#1
how long do you think it takes to learn to sweep pick? i just want to learn one sweep riff that is like 5 notes just down, ive been playing 2 years, do you think im not experienced enough? and also where should i begin?
#2
I think what matters is having all of your fingers in decent shape , meaning use the f*cking pinkie. I'm learning to sweep with high amounts of gain and it makes me feel like I suck. All I can say is I wish I started sooner , so by all means jump on it. Learn it.
#3
yea, i use my pinky i always do drills with it like 1234 1234 etc, but how shuold i begin?
#4
get a metronome and start slowly, and you need to work on both hands getting the right technique

the sweeping motion with the picking hand, and fretting the notes with the fret hand
#5
ive been playing 7-8 months and i can sweep pick with okay speed, so you should be fine. Just dont pick anything too hard. Protest the Hero has a lot of sweeps, if you like their music.

Try playing arrpegios to get you started.
#6
it took me about a month to be able to do one or two patterns repeatedly. i kept practicing and practicing and one day it was like i was magically able to do it. its all about synchronizing your hands. its good to start out as fast as you can without sounding sloppy (which should be around 2 notes per second) and work your way up. if your trying it and its just sloppy and strings are ringing open and stuff, that means your doing it too fast.
#7
yes but im confused on the techinique, i mean its almost like a chord..i dont see how people pick 2-3 notes on a string only picking it once
#9
Just don't use too many fingers, if you get it too busy you will be like Matthew Heafy from Trivium and screw up more, barre the area with your index finger and progress from there, you shouldn't need to use your pinky all that much for sweeping, but you may occasionally throw it in, mostly just your middle and ring finger, unless you decide to throw in a little extra high end or something.
#10
For me sweeping is just something that came with practice, like playing Thunderstruck, after playing it long enough it just clicked. Sweeping, at least the way you hear it most often, involves a lot of fretting hand speed, try running a scale in triplets as fast as you can, that will help a bit with correlation between picking and fretting hands, as well as speed in the fretting hand. I like to use the pentatonic scales a lot, which takes less fretting hand speed until you speed up the movement of the picking hand. There are tricks to make a sweep sound smoother, No Seatbelt uses one good trick, more distortion will smooth out the sound a little bit due to the extra sustain, ouchies has good advice, lightly pick, if you pick too hard you slow down your picking hand and make the sweep sound less smooth, and barring like notsee says is a great idea as well, everyone here has given great advice you just gotta use it. This is yet another case of practice makes perfect, run your scales, run them fast and often, it'll pay off no matter what, and remember to practice your hammer-ons and pull-offs, they are an essential technique. How's that for a sleepy rant?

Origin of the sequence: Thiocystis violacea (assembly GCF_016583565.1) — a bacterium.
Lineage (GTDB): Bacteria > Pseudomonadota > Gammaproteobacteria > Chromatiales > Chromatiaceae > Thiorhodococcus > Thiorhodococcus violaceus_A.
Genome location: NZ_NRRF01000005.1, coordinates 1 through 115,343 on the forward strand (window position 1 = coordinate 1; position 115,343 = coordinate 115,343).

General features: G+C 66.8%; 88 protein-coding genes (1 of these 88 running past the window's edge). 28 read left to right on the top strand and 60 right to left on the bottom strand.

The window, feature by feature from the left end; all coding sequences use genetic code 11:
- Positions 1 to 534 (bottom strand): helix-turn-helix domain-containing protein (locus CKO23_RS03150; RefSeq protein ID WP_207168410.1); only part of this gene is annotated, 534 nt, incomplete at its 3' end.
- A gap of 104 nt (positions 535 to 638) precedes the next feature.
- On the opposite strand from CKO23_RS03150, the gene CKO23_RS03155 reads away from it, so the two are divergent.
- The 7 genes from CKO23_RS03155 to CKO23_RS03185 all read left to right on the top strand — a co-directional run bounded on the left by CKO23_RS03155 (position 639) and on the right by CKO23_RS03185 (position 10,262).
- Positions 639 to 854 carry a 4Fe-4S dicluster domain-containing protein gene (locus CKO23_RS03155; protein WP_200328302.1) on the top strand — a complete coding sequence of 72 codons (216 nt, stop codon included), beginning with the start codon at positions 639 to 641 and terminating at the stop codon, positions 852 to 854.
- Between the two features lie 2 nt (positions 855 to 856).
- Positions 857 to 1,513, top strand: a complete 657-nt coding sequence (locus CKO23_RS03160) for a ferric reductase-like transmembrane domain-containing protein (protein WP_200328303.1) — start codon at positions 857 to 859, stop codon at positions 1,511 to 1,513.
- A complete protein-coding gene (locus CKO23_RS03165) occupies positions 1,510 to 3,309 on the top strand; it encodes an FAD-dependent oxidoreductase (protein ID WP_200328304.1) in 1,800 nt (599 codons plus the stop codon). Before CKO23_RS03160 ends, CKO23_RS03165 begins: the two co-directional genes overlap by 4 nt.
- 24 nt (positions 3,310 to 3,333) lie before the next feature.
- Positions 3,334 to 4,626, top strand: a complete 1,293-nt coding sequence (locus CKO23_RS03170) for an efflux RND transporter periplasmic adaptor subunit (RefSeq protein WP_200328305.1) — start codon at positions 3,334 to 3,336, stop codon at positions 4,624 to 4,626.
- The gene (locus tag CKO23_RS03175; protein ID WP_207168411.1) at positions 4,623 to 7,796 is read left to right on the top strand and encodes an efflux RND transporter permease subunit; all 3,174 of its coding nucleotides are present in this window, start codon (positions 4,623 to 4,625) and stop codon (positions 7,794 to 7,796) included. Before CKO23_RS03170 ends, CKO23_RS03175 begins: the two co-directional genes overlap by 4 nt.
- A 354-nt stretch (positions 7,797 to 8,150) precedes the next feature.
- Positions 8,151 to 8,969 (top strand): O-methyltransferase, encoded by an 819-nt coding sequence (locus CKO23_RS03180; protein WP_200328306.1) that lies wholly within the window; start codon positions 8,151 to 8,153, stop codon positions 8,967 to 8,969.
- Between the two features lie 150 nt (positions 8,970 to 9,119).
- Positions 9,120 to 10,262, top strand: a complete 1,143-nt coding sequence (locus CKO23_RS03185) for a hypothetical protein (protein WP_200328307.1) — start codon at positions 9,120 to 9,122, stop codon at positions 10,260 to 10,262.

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#11
hi, my advice is to practice without an amp, if you are able to pley it smooth then, at least you will be sure it sounds perfect with an amp attached. also to mute open strings from ringing, slightly palm mute, just enough to cancel out unwanted tones, but you should be able the notes you want to hear :P im still getting the hang of it, ive got the speed, but the unwanted tones are a problem :P also for a great lesson: http://www.youtube.com/watch?v=3mbx03mP5eg
#12
its easy to have good sounding sweeps without an amp. You have to factor in muting strings and such sometimes. They wont jump at you without an amp and distortion, but with them you'll probably hear some things you have to correct. Im basically putting myself through sweep bootcamp and the only thing i can tell you is to really work on your right hand (or picking hand) technique. Make it so you can go up and down fluently for as long as you need to. Start on certain fret hand patterns and once you get both hands working together, find another shape to work on.
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